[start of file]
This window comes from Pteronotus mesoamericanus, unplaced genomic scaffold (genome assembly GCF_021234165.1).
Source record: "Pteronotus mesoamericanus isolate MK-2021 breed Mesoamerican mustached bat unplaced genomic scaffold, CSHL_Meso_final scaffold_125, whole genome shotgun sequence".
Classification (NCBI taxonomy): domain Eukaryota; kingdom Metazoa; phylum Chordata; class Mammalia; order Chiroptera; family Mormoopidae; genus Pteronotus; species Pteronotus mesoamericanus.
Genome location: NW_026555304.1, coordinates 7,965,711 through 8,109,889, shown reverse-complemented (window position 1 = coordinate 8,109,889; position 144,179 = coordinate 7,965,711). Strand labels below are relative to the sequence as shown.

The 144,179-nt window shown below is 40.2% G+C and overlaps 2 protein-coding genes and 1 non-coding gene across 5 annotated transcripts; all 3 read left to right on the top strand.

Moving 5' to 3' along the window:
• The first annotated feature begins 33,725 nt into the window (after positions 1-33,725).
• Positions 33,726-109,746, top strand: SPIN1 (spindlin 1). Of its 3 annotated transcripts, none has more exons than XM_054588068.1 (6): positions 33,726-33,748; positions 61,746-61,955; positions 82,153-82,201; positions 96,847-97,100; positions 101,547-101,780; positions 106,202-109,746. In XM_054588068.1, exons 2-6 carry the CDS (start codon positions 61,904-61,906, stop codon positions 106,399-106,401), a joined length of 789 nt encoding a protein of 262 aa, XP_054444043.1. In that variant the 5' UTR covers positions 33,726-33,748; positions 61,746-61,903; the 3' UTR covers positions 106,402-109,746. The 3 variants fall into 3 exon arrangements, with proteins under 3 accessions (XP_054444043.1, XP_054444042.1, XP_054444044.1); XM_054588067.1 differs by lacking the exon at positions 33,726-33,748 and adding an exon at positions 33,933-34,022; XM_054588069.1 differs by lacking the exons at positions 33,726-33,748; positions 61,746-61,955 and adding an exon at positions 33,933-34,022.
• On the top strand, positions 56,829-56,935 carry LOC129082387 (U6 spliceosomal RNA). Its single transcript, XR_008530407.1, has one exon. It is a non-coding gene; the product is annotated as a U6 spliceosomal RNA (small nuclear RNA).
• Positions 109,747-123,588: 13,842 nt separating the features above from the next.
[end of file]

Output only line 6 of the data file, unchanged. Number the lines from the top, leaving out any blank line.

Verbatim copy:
Moving 5' to 3' along the window: